Hickenlooper Tightening Belt on COGCC

Today it was a good day. I found out our Governor, John Hickenlooper, who is known for his business savvy, just issued an executive order tightening the reigns on the Colorado Oil and Gas Conservation Commission. See, the problem has been a conflict of interest in the mission of the agency. They are supposed to develop mineral rights, while also enforcing regulations that protect public health and environment. Let’s just put it this way, after months of in-depth research, I decided the agency is more focused on developing mineral rights than they are with protecting anything (other than the industry). Looking at the members of the board, they are all pro-industry. This means nobody cares about the public health and environment, they just do what is necessary to stay under the radar and make some serious money.

People are sick of it.
Enough people have stood up and made a stink that the COGCC is now being held responsible for their favoritism of industry. Even more amazing is that pro-money Hickenlooper is backing the public on this one, maybe that’s also a good business (ahem political) move.

The COGCC is instructed to review and adjust their regulatory framework, especially fines. Here are a couple of my favorite (emphasized by me) sections:

“The COGCC must structure these adjustments so as to hold the oil and gas industry to the highest operating standards in the nation for protection of public health, safety, and welfare, including the environment and wildlife resources.”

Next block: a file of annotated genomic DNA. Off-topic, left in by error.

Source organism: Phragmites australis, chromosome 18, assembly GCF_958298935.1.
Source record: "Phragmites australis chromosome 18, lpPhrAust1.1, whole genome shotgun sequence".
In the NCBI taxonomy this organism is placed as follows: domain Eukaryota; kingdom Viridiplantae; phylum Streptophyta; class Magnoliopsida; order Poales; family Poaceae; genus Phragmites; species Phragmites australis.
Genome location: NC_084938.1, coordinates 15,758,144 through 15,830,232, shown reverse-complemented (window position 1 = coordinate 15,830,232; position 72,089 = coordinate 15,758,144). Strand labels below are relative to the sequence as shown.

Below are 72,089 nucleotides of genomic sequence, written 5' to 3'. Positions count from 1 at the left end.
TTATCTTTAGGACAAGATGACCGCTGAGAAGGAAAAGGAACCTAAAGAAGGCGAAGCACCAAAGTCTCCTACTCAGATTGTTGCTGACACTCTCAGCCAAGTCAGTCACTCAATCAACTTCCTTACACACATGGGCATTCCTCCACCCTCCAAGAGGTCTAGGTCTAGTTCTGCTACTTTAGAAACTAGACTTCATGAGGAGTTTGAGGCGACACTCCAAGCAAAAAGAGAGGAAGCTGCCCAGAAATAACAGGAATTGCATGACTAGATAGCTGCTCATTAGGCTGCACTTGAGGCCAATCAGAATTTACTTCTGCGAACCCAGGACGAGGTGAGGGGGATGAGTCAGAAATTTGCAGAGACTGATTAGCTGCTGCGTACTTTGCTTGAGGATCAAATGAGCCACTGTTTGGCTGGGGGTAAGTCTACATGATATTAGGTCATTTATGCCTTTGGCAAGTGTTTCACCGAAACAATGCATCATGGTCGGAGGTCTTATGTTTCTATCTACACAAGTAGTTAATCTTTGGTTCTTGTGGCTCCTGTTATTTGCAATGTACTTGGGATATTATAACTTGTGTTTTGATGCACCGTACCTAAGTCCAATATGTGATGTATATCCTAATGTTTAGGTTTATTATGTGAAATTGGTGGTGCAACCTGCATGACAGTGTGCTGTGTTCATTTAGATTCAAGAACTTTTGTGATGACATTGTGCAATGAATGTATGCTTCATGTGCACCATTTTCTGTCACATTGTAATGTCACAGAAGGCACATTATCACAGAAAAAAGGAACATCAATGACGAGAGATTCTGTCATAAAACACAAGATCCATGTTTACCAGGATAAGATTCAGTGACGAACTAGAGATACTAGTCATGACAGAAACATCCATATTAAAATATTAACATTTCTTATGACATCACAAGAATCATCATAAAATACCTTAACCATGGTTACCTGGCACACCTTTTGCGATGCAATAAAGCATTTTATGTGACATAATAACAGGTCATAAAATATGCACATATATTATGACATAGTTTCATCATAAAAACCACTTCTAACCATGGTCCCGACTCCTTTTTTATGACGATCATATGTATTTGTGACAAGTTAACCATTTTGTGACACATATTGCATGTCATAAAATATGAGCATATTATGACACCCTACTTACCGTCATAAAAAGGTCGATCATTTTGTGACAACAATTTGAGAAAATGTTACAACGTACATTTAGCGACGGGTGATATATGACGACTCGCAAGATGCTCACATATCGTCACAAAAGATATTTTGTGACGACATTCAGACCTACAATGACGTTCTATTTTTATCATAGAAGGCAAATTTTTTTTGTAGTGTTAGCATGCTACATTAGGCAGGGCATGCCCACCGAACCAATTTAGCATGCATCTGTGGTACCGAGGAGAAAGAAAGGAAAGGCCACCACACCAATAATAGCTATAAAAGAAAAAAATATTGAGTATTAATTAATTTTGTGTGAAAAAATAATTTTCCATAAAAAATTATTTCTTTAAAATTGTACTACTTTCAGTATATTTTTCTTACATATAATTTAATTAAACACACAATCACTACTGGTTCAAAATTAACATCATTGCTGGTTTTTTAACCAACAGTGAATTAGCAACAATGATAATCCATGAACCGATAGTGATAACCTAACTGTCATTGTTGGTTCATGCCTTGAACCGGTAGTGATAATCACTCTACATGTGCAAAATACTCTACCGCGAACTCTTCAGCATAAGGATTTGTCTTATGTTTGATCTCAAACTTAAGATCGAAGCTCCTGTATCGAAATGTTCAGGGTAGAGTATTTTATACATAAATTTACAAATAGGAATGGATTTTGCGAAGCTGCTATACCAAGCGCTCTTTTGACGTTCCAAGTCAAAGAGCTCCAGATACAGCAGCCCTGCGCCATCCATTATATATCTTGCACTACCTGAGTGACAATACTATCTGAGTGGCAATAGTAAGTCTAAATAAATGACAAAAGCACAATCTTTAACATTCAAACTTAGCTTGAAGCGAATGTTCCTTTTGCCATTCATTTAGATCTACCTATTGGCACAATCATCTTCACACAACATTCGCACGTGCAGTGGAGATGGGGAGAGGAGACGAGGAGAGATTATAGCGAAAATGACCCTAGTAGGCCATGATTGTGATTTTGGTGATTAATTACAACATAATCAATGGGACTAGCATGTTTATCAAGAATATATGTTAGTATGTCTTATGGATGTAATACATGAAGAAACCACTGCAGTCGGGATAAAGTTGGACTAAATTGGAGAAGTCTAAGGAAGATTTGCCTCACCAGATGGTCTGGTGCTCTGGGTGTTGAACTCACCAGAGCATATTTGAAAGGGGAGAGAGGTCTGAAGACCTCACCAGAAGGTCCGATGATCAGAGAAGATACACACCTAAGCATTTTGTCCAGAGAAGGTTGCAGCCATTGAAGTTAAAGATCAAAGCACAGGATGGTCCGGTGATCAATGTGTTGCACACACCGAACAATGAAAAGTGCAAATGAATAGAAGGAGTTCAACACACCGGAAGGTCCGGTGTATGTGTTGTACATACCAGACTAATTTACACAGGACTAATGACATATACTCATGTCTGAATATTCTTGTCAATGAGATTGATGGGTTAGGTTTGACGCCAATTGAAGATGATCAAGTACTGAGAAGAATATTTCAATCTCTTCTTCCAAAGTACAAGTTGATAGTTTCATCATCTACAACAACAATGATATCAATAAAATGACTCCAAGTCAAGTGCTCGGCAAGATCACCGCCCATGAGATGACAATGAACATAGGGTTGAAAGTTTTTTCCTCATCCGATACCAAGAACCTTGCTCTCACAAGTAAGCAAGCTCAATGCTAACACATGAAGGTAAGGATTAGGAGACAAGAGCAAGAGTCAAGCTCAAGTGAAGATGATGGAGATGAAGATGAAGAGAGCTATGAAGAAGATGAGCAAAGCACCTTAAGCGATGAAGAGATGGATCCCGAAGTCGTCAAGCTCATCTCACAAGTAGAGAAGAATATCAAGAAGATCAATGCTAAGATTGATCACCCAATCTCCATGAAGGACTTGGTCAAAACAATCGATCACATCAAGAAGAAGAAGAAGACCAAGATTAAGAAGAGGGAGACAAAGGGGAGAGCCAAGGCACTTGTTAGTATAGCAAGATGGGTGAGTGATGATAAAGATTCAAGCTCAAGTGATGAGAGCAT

My favorite is item (6) of the penalty rules they are ordered to construct: “Make certain that any economic incentives for noncompliance with the Act and its regulations are eliminated.”

This is the biggest problem I think. There are rules, sure, of course there have always been rules. The agency doesn’t always (nor usually) enforce the rules, let’s just say they are a little “understaffed”. The amount of wells being drilled compared to the amount of people working in the agency who monitor or enforce regulations, sincerely reflects the agencies priorities. They say they can’t keep up, but on the same token, if they enforced the rules and imposed the penalties and fines accordingly, they would have more funding for staff to enforce regulations. If half the staff shifted to monitoring, rather than, I don’t know, say, approving new permits… The COGCC would be a completely different environment.

On a side note, but a very serious issue to be clear on. Mineral rights are separate from land rights. One person can own the surface, another “person” can own the minerals beneath it. Mineral rights trump land rights. This means the person who owns the mineral rights has to be allowed access to fully develop their right. In other words, if someone owns the mineral rights below your property they can pull permits with the COGCC to develop them whether or not you cooperate. Your land must be restored to it’s original condition to the best of their ability, but also “within reason”.

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2013 Drought Burden

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U.S. Drought Monitor March 12, 2013